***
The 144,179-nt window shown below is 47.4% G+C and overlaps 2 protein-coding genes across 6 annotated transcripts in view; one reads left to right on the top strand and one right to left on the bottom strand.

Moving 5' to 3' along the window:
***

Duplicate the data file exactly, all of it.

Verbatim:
The 144,179-nt window shown below is 47.4% G+C and overlaps 2 protein-coding genes across 6 annotated transcripts in view; one reads left to right on the top strand and one right to left on the bottom strand.

Moving 5' to 3' along the window: